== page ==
The two most commonly used Post Positioning techniques that are used in today’s game are what I refer to as “Toe On Post” (TOP) and the “Bump And Cover” (BAC) method. The TOP technique has the goaltender position them self with the toe of their skate and the bottom underside of their pad firmly planted against the bottom edge of the post. The goaltender then must ensure there are no gaps or holes between their arm and the post, their mid-section and the post, as well as the top of their shoulder and the post. The goaltender then from this position must also be able to push off the post with enough strength to fully transition themselves over to the other side of the net quickly and with enough stability to be ahead of the play. I have seen very few goaltenders that have the ability to successfully perform the TOP method without losing their balance while on their knees or without making themselves extremely vulnerable to broad short handed goals , or shots that may deflect into the net off a shoulder or back. However that being said, Jonathan Quick of the Los Angeles Kings uses the TOP method and I don’t think many would disagree that he has been able to find a great deal of success with this method!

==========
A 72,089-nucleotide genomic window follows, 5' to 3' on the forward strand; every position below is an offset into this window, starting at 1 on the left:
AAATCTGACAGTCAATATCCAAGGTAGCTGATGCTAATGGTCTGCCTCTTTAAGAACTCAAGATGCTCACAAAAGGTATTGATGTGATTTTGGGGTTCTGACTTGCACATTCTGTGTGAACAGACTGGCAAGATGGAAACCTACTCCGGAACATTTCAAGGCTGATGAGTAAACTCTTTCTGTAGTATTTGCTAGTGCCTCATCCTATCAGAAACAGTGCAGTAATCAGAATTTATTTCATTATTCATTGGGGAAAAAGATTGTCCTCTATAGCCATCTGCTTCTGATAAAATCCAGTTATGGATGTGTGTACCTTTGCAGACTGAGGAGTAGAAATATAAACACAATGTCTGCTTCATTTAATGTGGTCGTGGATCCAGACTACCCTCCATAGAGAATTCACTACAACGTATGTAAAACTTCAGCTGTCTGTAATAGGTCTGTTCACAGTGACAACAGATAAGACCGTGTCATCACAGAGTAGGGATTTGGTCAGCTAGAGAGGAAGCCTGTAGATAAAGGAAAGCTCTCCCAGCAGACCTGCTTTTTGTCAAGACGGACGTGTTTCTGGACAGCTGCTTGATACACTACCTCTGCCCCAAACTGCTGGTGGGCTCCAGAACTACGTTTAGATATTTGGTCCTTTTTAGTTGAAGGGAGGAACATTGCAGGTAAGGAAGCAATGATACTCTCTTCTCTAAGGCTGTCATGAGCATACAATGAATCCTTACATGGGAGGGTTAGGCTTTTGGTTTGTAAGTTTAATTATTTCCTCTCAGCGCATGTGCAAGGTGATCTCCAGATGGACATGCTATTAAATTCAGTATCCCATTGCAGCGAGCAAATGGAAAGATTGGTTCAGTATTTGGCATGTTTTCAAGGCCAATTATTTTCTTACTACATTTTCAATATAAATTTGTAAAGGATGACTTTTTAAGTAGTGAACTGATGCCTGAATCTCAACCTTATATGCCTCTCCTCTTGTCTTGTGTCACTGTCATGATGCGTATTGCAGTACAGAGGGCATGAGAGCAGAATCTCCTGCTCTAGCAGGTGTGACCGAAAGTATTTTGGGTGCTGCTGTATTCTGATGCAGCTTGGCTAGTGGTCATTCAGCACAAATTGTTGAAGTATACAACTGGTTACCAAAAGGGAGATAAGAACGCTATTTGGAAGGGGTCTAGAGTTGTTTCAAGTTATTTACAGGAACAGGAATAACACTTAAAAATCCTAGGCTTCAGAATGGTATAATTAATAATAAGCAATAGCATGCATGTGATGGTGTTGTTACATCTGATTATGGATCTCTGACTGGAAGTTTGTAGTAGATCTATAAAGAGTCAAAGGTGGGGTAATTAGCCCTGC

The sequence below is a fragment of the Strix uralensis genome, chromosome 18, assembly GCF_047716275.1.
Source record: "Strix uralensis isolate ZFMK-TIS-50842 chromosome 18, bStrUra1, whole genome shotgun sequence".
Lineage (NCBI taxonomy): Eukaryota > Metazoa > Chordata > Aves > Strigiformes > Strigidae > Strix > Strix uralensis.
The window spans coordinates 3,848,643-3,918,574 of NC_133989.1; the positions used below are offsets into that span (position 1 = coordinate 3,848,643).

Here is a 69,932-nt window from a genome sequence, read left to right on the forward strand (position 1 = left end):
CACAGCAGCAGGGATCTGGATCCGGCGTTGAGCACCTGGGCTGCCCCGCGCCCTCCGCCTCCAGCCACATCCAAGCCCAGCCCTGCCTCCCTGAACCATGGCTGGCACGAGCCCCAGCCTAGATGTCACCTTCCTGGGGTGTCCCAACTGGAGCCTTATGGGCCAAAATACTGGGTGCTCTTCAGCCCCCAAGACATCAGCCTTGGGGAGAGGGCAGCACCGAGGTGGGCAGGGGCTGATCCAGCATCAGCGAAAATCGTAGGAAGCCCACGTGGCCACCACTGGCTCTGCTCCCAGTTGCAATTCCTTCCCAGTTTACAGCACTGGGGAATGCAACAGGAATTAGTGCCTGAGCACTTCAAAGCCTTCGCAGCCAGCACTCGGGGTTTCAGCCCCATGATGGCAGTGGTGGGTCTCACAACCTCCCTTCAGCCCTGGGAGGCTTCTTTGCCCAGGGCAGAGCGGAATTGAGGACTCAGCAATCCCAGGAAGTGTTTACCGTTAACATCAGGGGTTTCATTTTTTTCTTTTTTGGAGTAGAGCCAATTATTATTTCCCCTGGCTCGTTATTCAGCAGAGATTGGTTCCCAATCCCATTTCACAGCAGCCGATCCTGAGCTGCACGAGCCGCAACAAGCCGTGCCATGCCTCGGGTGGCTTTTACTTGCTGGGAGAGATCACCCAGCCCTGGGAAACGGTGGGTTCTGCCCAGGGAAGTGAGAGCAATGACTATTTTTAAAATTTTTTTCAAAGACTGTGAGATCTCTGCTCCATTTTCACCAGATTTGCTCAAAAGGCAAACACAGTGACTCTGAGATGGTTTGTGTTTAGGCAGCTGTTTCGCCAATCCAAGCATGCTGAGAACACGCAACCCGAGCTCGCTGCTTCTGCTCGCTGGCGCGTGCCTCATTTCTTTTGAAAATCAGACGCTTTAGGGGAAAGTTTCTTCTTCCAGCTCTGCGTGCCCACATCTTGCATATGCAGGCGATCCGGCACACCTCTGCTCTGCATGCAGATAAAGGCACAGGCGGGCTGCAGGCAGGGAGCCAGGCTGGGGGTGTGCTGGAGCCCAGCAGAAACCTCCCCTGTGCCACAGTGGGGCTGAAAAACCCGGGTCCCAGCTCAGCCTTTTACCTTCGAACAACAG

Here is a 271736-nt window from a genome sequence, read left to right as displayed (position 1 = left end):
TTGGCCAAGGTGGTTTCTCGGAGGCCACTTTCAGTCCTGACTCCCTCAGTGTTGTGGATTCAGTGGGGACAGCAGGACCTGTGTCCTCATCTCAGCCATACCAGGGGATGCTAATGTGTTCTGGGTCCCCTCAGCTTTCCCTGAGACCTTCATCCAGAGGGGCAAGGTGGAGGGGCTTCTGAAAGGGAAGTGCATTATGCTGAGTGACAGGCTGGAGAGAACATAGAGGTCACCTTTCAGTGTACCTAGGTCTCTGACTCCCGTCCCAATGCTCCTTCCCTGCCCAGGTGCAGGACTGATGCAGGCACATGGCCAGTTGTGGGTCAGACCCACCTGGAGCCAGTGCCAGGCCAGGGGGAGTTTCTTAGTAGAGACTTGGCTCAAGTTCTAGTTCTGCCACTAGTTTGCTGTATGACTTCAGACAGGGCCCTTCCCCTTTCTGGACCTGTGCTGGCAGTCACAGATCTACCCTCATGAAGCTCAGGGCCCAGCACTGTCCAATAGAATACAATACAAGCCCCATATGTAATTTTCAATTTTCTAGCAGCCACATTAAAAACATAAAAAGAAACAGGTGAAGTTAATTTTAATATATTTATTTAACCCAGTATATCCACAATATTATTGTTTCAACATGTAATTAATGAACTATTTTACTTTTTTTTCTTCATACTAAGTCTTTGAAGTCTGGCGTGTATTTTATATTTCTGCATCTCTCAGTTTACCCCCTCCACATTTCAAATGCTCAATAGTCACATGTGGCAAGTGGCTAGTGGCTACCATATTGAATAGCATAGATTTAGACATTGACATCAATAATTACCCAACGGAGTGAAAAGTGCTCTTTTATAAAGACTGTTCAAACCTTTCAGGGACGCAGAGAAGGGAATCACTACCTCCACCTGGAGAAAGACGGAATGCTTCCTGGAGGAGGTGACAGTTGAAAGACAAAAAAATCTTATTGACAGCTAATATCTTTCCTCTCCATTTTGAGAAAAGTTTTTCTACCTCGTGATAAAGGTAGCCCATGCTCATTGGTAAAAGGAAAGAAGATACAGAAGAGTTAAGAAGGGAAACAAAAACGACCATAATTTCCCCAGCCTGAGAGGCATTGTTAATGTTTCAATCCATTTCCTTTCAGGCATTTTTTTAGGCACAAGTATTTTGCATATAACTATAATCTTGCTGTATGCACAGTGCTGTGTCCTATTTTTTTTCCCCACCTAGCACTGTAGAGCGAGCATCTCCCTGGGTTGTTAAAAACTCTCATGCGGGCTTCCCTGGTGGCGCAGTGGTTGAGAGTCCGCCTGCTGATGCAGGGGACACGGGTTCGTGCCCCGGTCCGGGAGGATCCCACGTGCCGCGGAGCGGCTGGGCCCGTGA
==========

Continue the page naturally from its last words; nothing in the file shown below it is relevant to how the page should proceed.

Personally, I prefer the “Bump And Cover” (BAC) technique. I find the BAC technique allows me to have my pad inside the post usually half way down my leg to about my shin. From this position I am able to ensure that I can tightly cover the post with no gaps or open areas from top to bottom. When I use the BAC method I find I also have much more power to bump myself over ton the other side of the net. The natural momentum I gain simply from the extra strength that comes from the position of my leg, I feel it increases my efficiency in the net and maximizes my overall performance
At the end of the day it really isn’t about what technique is best, it’s which technique is best for you and your game. Each individual goaltender has to decide through their own practices and experiences what type of methods and techniques will work best, and what is already working for them. You will know the right choice for yourself when you notice that when you go to stop a puck you instinctively use a particular technique without thinking about it. That means you are familiar and comfortable with a particular technique, and you have confidence in your ability to perform that particular technique and most importantly it begins to prove successful when you play.
Have you done this? What can you add to this tip?
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